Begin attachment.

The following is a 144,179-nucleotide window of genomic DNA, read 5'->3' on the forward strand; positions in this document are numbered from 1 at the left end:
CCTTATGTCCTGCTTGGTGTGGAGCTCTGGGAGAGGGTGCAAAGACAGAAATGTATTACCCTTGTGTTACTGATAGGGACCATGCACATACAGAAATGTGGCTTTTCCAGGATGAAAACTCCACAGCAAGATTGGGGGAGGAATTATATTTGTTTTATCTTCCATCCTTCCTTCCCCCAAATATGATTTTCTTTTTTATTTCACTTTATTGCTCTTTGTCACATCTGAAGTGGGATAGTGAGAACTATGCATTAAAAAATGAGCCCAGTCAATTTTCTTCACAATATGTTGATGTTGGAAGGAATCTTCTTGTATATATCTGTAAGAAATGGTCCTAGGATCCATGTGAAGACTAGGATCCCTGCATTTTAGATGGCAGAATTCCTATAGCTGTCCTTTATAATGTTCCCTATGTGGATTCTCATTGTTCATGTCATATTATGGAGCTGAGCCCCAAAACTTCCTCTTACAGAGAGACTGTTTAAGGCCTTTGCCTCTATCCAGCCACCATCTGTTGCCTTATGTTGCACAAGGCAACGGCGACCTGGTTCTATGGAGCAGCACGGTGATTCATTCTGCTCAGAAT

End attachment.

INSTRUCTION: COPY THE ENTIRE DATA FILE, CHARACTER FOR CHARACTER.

The following is a 144,179-nucleotide window of genomic DNA, read 5'->3' on the forward strand; positions in this document are numbered from 1 at the left end:
CCTTATGTCCTGCTTGGTGTGGAGCTCTGGGAGAGGGTGCAAAGACAGAAATGTATTACCCTTGTGTTACTGATAGGGACCATGCACATACAGAAATGTGGCTTTTCCAGGATGAAAACTCCACAGCAAGATTGGGGGAGGAATTATATTTGTTTTATCTTCCATCCTTCCTTCCCCCAAATATGATTTTCTTTTTTATTTCACTTTATTGCTCTTTGTCACATCTGAAGTGGGATAGTGAGAACTATGCATTAAAAAATGAGCCCAGTCAATTTTCTTCACAATATGTTGATGTTGGAAGGAATCTTCTTGTATATATCTGTAAGAAATGGTCCTAGGATCCATGTGAAGACTAGGATCCCTGCATTTTAGATGGCAGAATTCCTATAGCTGTCCTTTATAATGTTCCCTATGTGGATTCTCATTGTTCATGTCATATTATGGAGCTGAGCCCCAAAACTTCCTCTTACAGAGAGACTGTTTAAGGCCTTTGCCTCTATCCAGCCACCATCTGTTGCCTTATGTTGCACAAGGCAACGGCGACCTGGTTCTATGGAGCAGCACGGTGATTCATTCTGCTCAGAAT